Adverse effects of vegetarian diet
Most vegetable oils are low in saturated fatty acids. Coconut, palm and palm kernel oil, in contrast to other vegetable oils, are rich in saturated fatty acids. Coconut and palm kernel oils are more saturated than animal fats; palm oil has similar proportions of saturated fatty acids to those of animal fats.185 High intakes of saturated fatty acids have been associated with elevated plasma cholesterol levels, and concern has been expressed about the `atherogenicity' of coconut and or palm oil in food products.185
Trans-unsaturated vegetable fats have adverse effects on cholesterol profiles, and could increase the risk of coronary heart disease.186 The Health Professionals Follow-up Study187 and the Alpha-Tocopherol, Beta Carotene Cancer Prevention Study188 showed a RR for coronary heart disease of 1.4 and 1.39, respectively, for men in the upper quintile of dietary trans-fat intake. The Framingham Study found that after the first decade of follow-up, the RR of coronary heart disease was 1.1 for each additional teaspoon of margarine eaten per day.189 The Nutrition Committee of the American Heart Association concluded that trans fat should be replaced when possible by monounsaturated or polyunsaturated oils in foods, because of its adverse effects on cholesterol profiles.190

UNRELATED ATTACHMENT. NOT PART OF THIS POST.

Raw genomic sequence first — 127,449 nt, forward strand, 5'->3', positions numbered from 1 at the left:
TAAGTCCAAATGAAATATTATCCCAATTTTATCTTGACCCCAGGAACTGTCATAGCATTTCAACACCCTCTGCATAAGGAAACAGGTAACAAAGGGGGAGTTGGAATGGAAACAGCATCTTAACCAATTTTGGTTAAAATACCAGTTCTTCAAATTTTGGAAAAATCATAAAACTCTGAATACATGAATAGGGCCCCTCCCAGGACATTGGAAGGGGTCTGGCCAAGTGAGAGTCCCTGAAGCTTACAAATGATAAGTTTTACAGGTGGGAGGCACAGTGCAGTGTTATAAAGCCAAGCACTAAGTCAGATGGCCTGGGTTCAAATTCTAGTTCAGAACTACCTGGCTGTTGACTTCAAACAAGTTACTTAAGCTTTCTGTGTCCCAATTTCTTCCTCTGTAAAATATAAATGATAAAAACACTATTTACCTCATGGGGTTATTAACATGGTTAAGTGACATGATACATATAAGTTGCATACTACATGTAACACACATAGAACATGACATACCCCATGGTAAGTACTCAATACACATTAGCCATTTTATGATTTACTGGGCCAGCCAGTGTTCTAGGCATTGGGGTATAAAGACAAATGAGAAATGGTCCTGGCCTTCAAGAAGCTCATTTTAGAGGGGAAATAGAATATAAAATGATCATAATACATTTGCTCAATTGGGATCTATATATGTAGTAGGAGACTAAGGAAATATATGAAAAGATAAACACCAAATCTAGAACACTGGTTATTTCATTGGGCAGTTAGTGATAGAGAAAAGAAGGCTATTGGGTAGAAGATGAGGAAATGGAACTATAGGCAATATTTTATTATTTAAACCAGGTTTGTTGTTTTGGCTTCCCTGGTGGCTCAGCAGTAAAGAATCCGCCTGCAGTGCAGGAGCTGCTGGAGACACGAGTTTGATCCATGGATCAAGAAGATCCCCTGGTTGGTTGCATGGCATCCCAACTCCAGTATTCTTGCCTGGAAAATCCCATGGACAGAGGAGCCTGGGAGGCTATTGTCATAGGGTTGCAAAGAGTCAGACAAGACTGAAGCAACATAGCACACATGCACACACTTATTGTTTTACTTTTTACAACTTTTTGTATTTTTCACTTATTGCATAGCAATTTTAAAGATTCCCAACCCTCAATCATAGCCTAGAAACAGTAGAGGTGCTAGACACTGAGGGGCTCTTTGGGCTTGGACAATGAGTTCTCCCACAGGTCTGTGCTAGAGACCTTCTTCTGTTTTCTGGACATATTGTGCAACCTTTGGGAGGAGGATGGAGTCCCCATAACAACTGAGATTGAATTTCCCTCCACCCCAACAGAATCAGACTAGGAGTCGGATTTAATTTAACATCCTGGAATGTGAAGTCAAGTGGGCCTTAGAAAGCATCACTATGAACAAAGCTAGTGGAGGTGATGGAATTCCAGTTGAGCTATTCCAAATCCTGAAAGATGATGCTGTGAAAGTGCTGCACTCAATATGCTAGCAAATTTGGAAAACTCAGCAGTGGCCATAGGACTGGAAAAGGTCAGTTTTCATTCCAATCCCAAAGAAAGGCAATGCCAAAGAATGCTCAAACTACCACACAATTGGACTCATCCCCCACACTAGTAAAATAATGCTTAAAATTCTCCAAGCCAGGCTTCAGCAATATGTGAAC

Although serum cholesterol is a major determinant of atherosclerosis, there are conflicting reports of its role in the pathogenesis of stroke. Two ecological studies from Japan showed correlations between increased fat intake and decreased cerebrovascular mortality.191,192 A cohort study of Japanese men living in Hawaii showed inverse association between total fat and saturated fat intake and all-stroke mortality.33 In the Framingham Heart Study, which was a population-based cohort study, intakes of fat, saturated fat and monounsaturated fat but not polyunsaturated fat were associated with reduced risk of ischaemic stroke in men.34 Low serum cholesterol has been shown to be a risk factor for haemorrhagic stroke.193,194 These data imply that vegetarians have a higher risk for stroke as their intake of total fat and saturated fat is low, and their serum cholesterol level is low. However, a recent analysis of all published randomized trials of statin drugs showed that large reductions in cholesterol were associated with significant reductions in risk of stroke.195
The major side effects of vegetarian diets that are high in fibre and leguminous seeds is increased intestinal gas production, resulting in more flatulence and eructations.43,189 Soy bean has a bland but somewhat beany aftertaste that may make it unappealing to Westerners.